Parts of western North Carolina are clearly Tennessee Valley Authority (TVA) territory. It’s hard to drive through the mountains and forests of Graham and Swain Counties, between Robbinsville and Bryson
Parts of western North Carolina are clearly Tennessee Valley Authority (TVA) territory. It’s hard to drive through the mountains and forests of Graham and Swain Counties, between Robbinsville and Bryson City, and not notice the dams, and the big lakes that sit behind them. Beginning in the 1930s, the TVA started bottling up rivers to stop floods and start making power, and today there are four TVA dams in North Carolina: Apalachia, Hiwassee, Chatuge, and Fontana.
About that last one. At 480 feet high, it’s the tallest dam east of the Mississippi and was built in record time, starting just three weeks after the bombing of Pearl Harbor in 1941. Over the next three years, more than 5,000 TVA workers poured more than 3 million cubic yards of concrete. It was finished in 1944, and by 1945 was supplying power to a factory for the Aluminum Company of America 45 miles away.
Nothing, really, is close to the dam. Asheville is a full two hours away. You lose cell service not long after you pull off of Highway 74, which means for such an Instagrammable spot, there are very few actual Instagram shots. According to the TVA, only about 30,000 people check out the visitor center at the Fontana Dam every year. That presumably includes thru-hikers on the Appalachian Trail, which crosses the top of the dam.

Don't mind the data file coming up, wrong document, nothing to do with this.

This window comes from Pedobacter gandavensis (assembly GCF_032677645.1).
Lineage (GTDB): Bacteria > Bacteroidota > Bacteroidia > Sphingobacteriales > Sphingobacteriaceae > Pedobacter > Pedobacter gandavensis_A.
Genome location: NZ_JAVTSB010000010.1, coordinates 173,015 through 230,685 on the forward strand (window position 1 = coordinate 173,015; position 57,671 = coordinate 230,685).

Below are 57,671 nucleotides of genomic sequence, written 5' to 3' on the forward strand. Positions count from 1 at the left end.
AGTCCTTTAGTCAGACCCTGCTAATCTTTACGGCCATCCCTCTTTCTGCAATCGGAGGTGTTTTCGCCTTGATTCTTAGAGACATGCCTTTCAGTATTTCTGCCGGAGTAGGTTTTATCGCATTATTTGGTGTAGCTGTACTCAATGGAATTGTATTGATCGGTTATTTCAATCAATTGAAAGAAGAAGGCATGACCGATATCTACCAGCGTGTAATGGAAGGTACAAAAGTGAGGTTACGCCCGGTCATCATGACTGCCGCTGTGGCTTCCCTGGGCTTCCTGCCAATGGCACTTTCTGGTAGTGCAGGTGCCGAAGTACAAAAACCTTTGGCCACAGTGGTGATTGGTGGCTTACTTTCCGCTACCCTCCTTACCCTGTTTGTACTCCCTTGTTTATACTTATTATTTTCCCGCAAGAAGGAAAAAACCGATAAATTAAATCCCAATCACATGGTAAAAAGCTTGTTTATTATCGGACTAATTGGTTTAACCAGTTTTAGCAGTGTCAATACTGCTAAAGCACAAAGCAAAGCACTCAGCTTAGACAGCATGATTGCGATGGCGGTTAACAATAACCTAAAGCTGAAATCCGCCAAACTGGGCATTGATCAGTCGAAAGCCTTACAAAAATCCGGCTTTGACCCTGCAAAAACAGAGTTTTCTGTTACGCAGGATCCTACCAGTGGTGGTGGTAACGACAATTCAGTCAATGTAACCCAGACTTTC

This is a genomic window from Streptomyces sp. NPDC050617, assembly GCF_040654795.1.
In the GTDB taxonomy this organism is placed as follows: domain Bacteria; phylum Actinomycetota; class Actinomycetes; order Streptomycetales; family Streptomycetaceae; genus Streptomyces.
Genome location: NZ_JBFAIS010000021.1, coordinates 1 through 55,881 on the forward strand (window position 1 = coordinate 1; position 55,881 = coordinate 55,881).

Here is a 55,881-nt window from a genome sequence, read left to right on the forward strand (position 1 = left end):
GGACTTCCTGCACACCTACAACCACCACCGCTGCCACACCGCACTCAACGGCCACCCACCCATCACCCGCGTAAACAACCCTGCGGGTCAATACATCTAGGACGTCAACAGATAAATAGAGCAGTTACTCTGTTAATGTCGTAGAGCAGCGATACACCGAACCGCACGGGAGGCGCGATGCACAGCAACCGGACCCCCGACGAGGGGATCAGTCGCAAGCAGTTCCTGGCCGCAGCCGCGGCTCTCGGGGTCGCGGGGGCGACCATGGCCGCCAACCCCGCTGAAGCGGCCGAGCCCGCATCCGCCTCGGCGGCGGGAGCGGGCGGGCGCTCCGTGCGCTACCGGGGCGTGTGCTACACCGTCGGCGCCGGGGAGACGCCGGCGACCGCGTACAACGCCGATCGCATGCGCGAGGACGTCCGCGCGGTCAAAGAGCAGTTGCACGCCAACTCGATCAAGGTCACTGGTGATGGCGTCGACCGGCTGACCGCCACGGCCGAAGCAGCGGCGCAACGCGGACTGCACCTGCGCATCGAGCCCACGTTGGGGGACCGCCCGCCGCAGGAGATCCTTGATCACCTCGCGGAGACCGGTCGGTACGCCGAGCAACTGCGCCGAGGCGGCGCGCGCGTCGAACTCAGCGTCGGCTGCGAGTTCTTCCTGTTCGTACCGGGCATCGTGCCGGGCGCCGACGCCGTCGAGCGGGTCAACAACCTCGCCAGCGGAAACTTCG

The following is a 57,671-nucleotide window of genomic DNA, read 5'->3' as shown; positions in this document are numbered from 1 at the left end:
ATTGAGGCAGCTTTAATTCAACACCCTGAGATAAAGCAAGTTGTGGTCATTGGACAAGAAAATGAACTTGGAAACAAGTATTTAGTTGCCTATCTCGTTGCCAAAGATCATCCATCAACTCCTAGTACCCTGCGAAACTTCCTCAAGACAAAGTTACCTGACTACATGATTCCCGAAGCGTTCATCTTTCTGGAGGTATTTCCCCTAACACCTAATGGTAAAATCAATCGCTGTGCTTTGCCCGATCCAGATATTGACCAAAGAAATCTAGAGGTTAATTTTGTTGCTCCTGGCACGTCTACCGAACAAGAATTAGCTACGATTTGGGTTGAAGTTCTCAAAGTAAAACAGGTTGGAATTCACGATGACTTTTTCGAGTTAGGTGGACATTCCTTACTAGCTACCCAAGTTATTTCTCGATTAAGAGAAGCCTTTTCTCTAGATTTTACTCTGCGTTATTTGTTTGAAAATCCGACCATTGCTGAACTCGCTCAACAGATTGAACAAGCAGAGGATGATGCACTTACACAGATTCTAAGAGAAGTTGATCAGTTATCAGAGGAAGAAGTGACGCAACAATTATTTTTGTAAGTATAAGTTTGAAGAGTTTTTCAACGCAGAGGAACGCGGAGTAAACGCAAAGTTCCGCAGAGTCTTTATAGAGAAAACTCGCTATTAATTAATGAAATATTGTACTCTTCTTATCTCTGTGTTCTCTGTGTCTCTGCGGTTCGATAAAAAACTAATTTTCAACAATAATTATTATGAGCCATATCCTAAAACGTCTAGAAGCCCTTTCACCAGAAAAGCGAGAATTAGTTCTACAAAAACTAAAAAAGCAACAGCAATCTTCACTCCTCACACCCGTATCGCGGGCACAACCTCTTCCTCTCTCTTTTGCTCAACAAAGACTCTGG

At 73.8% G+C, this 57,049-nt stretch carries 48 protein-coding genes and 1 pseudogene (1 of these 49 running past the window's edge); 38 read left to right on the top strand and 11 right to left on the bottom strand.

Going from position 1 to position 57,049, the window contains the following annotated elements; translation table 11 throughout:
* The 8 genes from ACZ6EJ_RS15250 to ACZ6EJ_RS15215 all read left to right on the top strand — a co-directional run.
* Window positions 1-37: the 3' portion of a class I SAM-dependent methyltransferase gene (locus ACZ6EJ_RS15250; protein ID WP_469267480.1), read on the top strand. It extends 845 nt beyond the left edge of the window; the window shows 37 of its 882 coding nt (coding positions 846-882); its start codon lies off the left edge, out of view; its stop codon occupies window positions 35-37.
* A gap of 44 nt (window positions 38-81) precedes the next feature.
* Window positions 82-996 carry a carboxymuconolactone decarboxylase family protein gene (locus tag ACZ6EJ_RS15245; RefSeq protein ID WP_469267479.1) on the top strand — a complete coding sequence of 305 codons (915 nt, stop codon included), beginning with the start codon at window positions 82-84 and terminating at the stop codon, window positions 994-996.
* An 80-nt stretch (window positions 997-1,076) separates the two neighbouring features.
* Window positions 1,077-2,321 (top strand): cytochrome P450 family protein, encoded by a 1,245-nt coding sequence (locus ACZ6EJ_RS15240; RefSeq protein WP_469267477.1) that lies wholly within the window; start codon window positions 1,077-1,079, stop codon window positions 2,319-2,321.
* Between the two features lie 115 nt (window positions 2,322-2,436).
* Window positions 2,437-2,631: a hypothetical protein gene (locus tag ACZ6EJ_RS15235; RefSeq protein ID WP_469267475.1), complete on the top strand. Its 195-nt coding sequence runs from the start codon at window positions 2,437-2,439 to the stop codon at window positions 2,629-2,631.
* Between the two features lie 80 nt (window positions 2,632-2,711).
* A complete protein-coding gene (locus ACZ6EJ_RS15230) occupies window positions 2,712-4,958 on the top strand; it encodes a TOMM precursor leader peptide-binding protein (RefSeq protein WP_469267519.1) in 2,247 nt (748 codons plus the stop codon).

I drove out there early Saturday morning. Except for a few joggers and one other guy in a Duke hat, I had the place to myself. I walked across it. Then I went back and drove across it. The height is impressive enough. But then, off to one side, are two giant concrete tunnels, plunging deep into the ground.
These are the spill pipes. When the lake levels get too high and there’s too much water to pass through the turbines in the powerhouse at the base, the TVA can open up a few gates and let the excess water drain directly into the Little Tennessee River below. The concrete tubes are 34 feet in diameter, run directly through the mountainside below the visitor center, and always have a trickle of water running down them. The echos from those little drops are amplified many times over, so standing next to one of these tubes makes you feel like you’re standing next to the world’s largest subwoofer, set at a low volume.
I walked right up to the side and stuck my head over the railing. Ever see a sci-fi movie where they’re building some sort of moon colony? That’s how unearthly it feels to look down inside one of those tubes.
By the way, the TVA doesn’t actually shoot water down those tubes too often. When they do open the gates, the water gets up to a top speed of 95 miles per hour before darting up a ramp and gushing more than 400 feet down the river: